New Epilepsy Research Findings: Long-Term Outcomes with Laser Ablation Surgery

August 17, 2023


Dr. Brett Youngerman and researchers from the Columbia Comprehensive Epilepsy Center have led the largest multicenter series to date of magnetic resonance-guided laser interstitial thermal therapy (MRgLITT) recently published in the Journal of Neurology, Neurosurgery, and Psychiatry.

On the impacts of this study, Dr. Youngerman stated, "In the largest multi-center study to date, we found that MRI-guided laser ablation is a viable minimally invasive surgical treatment with lasting seizure control for drug resistant temporal lobe epilepsy. Congratulations and thanks to all of the authors for their important contributions."

What is Interstitial Thermal Therapy AKA Laser Ablation?

For people with clearly localized seizure sites (foci) that may be difficult or risky to access with traditional surgery, Columbia Neurosurgery offer a minimally invasive techniques called laser interstitial thermal therapy (LITT- also known as laser ablation). Using computer-guided navigation, both of these techniques attempts to eliminate the seizure focus without making a large opening in the skull. Aided by MRI, our surgeons guide a laser through a three-millimeter incision and into the focus of a seizure to destroy the brain tissue causing seizures. Most people are able to go home the next day.

Details of the Study

MRgLITT is a minimally invasive alternative to surgical resection for drug-resistant mesial temporal lobe epilepsy (mTLE). The durability of seizure freedom after MRgLITT and outcomes after subsequent resection were previously largely unknown. The study found that among 268 consecutively treated patients at 11 centers, nearly half (49.3%) of patients had durable seizure freedom at last follow-up (median 47, range 12–95 months) and an additional 16.7% had rare disabling seizures. Preoperative focal to bilateral tonic-clonic seizures were independently associated with seizure recurrence. Among patients with seizure recurrence after MRgLITT, 14/21 (66.7%) became seizure-free after subsequent anterior temporal lobectomy (ATL) and 5/10 (50%) after repeat MRgLITT. The authors concluded that MRgLITT is a viable minimally invasive, first-line surgical treatment with durable outcomes for patients with drug-resistant mTLE evaluated at a comprehensive epilepsy center. Although seizure freedom rates were lower than reported with ATL, this series represents the early experience of each center and a heterogeneous cohort. ATL remains a safe and effective treatment for well-selected patients who fail MRgLITT. The study was co-authored by Matei Banu, MD, Farhan Khan, MD, and Guy McKhann, MD in the Department of Neurological Surgery and Catherine Schevon, MD, PhD in the Department of Neurology.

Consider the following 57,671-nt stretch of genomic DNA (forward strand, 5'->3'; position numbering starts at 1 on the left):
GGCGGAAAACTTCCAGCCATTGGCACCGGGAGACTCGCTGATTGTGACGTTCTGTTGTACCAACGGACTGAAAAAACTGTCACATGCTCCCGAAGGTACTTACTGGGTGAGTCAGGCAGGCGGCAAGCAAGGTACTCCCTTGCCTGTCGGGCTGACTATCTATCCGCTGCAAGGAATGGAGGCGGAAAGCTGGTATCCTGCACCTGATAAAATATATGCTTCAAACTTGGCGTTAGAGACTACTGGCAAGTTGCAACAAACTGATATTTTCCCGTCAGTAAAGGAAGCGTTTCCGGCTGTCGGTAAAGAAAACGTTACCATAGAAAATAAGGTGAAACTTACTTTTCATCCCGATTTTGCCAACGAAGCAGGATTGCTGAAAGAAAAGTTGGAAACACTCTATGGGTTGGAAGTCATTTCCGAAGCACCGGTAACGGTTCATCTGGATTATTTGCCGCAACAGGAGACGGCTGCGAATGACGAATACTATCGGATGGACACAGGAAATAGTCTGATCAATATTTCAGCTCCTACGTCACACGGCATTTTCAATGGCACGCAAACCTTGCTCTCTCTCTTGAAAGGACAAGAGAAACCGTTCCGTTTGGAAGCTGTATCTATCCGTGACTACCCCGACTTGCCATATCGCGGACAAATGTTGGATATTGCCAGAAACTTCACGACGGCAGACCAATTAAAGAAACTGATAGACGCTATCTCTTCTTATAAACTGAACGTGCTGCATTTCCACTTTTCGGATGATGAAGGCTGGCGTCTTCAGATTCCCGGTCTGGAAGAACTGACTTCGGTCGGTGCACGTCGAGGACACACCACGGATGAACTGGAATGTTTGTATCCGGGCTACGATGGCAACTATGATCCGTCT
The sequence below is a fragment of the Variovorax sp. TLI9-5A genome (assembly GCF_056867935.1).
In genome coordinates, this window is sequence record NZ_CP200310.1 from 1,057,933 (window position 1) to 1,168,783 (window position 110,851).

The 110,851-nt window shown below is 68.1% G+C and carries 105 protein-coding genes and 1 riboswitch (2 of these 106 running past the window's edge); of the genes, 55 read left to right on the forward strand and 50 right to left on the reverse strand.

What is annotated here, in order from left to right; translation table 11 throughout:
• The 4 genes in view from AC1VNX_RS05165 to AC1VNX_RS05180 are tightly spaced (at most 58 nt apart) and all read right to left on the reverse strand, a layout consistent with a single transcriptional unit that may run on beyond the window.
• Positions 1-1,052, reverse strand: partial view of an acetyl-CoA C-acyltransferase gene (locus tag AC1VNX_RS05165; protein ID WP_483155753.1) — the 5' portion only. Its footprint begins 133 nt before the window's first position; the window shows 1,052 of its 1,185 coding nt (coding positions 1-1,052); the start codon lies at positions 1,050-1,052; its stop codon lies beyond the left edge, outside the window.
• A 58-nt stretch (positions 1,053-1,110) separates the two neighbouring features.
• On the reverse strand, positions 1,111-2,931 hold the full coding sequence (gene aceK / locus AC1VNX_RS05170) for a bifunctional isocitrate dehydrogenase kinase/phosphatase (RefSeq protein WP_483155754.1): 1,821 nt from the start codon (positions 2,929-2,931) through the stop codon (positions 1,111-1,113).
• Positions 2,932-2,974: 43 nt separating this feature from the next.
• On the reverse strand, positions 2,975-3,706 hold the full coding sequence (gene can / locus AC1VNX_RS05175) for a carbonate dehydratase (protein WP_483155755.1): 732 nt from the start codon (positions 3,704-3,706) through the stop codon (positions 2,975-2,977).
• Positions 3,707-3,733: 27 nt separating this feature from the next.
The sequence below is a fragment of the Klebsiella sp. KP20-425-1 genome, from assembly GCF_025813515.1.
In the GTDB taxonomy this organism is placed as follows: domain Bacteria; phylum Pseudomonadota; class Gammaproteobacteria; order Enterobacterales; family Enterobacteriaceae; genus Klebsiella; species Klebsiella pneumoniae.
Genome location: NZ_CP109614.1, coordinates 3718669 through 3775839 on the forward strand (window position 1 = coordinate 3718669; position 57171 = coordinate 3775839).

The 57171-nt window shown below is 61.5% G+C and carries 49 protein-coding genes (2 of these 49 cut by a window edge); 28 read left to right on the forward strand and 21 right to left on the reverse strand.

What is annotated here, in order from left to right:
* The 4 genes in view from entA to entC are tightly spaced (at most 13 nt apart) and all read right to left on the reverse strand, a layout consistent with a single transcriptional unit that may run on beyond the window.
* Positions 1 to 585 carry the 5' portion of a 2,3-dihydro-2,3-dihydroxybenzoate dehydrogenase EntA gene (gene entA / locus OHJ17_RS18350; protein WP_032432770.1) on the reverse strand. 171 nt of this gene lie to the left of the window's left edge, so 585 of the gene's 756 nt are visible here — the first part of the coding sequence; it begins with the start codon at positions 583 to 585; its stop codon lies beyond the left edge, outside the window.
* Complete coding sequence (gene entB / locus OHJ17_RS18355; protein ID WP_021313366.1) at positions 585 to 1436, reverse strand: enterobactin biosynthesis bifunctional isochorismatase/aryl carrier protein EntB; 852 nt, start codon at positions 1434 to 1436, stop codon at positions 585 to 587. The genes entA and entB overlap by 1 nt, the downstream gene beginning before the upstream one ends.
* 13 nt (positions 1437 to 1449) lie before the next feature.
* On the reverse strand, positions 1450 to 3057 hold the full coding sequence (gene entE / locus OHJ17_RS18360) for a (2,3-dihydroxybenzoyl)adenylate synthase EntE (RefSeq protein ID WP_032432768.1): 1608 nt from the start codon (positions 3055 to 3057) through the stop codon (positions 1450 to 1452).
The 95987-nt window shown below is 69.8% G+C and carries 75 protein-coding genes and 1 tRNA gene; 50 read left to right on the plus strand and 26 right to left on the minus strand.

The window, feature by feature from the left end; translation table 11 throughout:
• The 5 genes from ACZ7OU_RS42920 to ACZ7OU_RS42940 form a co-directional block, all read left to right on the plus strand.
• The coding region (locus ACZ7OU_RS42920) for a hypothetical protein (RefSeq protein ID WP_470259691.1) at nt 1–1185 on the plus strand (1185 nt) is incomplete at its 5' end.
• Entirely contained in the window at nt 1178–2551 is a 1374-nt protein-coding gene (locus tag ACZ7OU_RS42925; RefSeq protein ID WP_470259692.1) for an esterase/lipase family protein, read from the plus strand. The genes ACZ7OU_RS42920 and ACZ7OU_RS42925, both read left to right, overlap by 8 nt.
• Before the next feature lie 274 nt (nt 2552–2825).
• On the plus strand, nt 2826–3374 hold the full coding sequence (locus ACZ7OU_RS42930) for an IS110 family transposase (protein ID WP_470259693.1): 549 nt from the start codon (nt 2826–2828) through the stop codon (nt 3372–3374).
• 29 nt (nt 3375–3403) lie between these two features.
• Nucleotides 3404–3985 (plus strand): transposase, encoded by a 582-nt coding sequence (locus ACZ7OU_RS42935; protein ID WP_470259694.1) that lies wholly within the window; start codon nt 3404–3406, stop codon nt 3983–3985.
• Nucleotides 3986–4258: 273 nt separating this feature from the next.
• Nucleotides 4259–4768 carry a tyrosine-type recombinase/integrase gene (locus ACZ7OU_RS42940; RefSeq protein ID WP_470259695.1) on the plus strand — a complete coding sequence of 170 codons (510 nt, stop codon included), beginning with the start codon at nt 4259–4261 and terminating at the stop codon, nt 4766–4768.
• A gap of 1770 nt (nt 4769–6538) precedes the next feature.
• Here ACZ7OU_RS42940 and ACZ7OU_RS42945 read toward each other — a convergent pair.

Please use the link to access the full paper via PubMed.